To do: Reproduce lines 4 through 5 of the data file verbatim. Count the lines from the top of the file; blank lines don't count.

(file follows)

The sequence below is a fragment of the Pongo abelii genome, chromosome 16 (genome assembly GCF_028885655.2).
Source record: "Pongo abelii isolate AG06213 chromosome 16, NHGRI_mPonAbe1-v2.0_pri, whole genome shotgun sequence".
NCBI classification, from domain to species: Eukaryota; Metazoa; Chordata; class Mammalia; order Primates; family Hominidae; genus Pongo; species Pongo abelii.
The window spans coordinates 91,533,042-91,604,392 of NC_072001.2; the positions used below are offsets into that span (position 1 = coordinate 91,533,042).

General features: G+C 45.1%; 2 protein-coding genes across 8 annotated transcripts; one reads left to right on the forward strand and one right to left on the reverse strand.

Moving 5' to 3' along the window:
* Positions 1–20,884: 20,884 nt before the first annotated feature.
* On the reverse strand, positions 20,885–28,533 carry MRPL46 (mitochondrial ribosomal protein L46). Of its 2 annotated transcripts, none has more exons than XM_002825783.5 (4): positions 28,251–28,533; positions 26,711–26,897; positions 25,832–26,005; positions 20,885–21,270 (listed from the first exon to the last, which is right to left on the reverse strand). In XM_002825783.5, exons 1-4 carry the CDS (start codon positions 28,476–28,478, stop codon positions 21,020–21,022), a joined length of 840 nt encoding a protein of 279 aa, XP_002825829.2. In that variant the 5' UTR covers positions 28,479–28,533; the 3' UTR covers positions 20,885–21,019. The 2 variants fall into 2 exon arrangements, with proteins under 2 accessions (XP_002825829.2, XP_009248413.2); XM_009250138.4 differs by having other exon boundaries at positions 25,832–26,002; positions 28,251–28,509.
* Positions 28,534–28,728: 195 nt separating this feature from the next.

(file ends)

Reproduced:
The window spans coordinates 91,533,042-91,604,392 of NC_072001.2; the positions used below are offsets into that span (position 1 = coordinate 91,533,042).

General features: G+C 45.1%; 2 protein-coding genes across 8 annotated transcripts; one reads left to right on the forward strand and one right to left on the reverse strand.